Last summer I took the level 2 Japanese Language Proficiency Test (JLPT) and passed! So I’m one step closer to being fluent (on paper)! My spoken Japanese is getting better too though. I’ve shed most of my fears of daily life in Japan, and because of this have been able to communicate with those around me better. Not only does this mean I get more stuff done and understand the world I live in better, I’ve also gotten pretty good at speaking Japanese. Not to toot my own horn or anything, it’s just Japanese is really hard, and it’s nice to be sort of good at something!

In addition to being able to serve my sass in a foreign tongue, I’ve also gotten a lot better at teaching. I think. I really get to shine at elementary schools where few other people speak English, and I can actually teach whole classes by myself. Not a huge accomplishment maybe, but getting 60 seven-year-old monsters to listen to you speak in their language is pretty big for me. Plus, the longer I’m around, the more my kids grow to like me (or put up with me…however you want to look at it). Well, I mean, kids tell me they love me, so I’m doing something right, right? I do love my students, and most of the teachers and staff I work with are lovely as well. In fact, the nurse at one of my elementary schools is so excited when I’m at the school that she pats my head and nearly hugs me every time. It’s a bit odd, I’ll admit, but I’ll take it.

Finally, I have friends. I know, crazy. Friends are hard, but somehow I’ve manage to make a few who really like me (or again, put up with me). Two of my friends recently got married, and I wish it wasn’t weird for me to hug them both for 5 minutes every time I see them. I just love their love that much.

Actually, that brings me to one major reason I wish I wasn’t living here anymore. Most of my friends, especially the ones who are physically close to me, are in relationships. Long-term, committed, beautiful relationships. I don’t wish anything else for them. In fact, I love talking about relationships and love and all that gross stuff. It just always makes me remember the main reason I am still living in Shibushi; at the time I decided to re-sign my contract, I had a future with someone else to look forward to. I do wish sometimes I could escape to a big city and never look back, but a big part of me knows that I needed this place. I needed that experience. I needed to know what it was like to part with someone. And I know there’s a reason I’m still living here. I’m not done with this place. Everyday I go to bed wishing that I could up and leave, but every morning I wake up alive and happy and ready for my next mini adventure in Kagoshima.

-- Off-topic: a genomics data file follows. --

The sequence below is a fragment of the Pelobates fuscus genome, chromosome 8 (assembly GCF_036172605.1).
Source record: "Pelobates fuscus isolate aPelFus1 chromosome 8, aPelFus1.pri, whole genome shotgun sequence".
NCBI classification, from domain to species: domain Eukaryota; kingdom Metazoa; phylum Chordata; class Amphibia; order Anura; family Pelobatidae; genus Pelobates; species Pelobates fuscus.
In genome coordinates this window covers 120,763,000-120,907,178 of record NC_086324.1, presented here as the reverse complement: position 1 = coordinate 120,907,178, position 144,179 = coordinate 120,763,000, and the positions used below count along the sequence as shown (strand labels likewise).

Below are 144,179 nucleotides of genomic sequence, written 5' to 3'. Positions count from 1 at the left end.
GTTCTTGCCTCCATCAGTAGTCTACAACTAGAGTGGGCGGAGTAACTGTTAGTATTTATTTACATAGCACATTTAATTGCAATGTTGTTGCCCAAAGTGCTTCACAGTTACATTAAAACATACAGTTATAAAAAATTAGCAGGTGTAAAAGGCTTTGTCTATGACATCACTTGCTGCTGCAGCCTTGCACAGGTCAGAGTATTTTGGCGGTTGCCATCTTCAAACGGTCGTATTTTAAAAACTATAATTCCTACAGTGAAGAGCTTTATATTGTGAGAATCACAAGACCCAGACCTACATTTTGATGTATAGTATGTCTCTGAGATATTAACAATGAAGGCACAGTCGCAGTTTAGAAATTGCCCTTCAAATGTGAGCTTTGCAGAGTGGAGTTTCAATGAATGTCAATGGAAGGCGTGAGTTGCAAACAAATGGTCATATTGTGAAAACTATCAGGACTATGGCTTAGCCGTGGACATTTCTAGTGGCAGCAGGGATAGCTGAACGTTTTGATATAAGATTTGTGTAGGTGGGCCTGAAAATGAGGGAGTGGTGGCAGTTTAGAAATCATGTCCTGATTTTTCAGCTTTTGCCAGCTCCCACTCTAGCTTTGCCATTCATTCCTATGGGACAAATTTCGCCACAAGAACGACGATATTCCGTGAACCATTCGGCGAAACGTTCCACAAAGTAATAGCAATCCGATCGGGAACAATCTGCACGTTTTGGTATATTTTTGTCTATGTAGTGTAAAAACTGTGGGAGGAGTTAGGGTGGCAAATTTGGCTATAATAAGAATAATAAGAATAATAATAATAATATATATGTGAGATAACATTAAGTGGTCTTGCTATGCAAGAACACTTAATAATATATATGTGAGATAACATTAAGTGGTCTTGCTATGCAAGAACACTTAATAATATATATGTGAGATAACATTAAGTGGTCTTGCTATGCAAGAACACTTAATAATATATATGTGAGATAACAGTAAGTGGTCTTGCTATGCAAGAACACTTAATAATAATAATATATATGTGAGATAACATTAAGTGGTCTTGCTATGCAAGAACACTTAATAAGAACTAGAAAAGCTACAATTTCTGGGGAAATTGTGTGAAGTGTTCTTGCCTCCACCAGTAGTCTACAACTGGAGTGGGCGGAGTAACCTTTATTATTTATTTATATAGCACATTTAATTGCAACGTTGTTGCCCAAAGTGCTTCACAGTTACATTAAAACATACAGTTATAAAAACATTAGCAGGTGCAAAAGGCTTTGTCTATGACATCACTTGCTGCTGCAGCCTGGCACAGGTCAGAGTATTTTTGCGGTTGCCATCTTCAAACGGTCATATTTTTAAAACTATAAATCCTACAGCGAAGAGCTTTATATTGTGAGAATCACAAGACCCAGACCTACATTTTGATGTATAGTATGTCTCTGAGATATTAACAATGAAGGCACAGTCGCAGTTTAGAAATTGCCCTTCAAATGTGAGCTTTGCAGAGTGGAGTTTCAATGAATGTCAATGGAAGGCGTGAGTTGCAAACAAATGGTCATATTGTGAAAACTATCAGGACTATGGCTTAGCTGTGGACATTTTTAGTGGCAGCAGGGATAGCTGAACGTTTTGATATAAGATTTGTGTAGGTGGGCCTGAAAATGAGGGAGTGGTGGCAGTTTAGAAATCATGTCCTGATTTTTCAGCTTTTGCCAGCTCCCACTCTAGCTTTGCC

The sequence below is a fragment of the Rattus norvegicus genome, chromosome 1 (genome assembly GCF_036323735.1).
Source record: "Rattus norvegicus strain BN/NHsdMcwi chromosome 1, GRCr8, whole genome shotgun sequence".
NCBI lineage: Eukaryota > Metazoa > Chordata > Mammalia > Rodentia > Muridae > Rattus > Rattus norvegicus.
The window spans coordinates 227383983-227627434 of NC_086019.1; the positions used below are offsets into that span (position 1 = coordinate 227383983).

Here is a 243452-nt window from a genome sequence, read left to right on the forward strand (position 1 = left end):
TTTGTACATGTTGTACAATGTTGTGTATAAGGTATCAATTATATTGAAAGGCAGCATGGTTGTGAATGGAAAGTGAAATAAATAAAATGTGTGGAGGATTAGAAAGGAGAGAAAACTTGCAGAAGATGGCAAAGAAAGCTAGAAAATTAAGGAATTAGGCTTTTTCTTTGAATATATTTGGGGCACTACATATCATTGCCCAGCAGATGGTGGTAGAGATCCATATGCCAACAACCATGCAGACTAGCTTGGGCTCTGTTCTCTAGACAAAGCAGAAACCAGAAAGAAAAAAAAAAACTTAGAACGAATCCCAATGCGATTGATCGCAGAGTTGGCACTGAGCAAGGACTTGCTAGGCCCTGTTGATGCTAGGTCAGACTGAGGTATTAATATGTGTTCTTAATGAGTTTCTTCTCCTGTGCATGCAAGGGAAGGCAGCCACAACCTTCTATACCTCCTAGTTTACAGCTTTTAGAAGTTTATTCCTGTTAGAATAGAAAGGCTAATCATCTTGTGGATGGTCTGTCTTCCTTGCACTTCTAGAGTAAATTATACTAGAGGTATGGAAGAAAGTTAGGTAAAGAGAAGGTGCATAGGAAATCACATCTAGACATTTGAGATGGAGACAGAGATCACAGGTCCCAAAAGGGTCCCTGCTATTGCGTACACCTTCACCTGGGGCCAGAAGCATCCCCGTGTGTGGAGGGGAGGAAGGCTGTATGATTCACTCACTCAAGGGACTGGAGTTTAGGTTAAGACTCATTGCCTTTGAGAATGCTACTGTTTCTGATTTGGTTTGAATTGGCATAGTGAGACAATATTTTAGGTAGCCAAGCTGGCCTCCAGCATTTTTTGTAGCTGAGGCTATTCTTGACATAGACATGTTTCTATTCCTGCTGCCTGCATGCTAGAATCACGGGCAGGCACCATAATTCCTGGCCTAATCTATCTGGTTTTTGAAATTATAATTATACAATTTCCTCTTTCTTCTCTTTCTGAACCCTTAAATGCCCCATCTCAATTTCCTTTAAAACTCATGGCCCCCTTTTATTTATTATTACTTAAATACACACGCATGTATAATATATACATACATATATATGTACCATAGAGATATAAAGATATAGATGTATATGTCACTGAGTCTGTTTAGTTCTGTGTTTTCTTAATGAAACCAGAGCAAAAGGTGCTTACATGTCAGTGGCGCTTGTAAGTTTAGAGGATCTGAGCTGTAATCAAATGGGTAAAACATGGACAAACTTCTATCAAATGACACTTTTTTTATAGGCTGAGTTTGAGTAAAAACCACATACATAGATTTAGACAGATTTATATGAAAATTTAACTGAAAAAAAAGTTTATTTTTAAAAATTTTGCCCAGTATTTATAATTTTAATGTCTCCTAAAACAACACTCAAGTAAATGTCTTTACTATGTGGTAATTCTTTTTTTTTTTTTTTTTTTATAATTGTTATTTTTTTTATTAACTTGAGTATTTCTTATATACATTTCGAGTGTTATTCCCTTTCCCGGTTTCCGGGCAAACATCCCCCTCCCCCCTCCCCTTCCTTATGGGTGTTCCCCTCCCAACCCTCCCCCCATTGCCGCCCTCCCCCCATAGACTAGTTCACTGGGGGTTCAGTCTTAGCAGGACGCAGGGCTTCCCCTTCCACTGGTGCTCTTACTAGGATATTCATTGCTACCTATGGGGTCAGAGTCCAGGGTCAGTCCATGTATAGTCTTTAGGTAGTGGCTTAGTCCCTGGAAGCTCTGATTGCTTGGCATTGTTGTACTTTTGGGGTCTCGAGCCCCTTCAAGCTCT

I also think I’m still here because I have no money, and it’s really hard to move to somewhere like Fukuoka or Tokyo without a little clank in your pocket. I do miss my friends and family back in the states, but I’m not ready to go back. I’ve come this far haven’t I? So next year, I’m planning to start my big city Japan life. If I can find someone who wants to hire me.

 

Until next time, take care!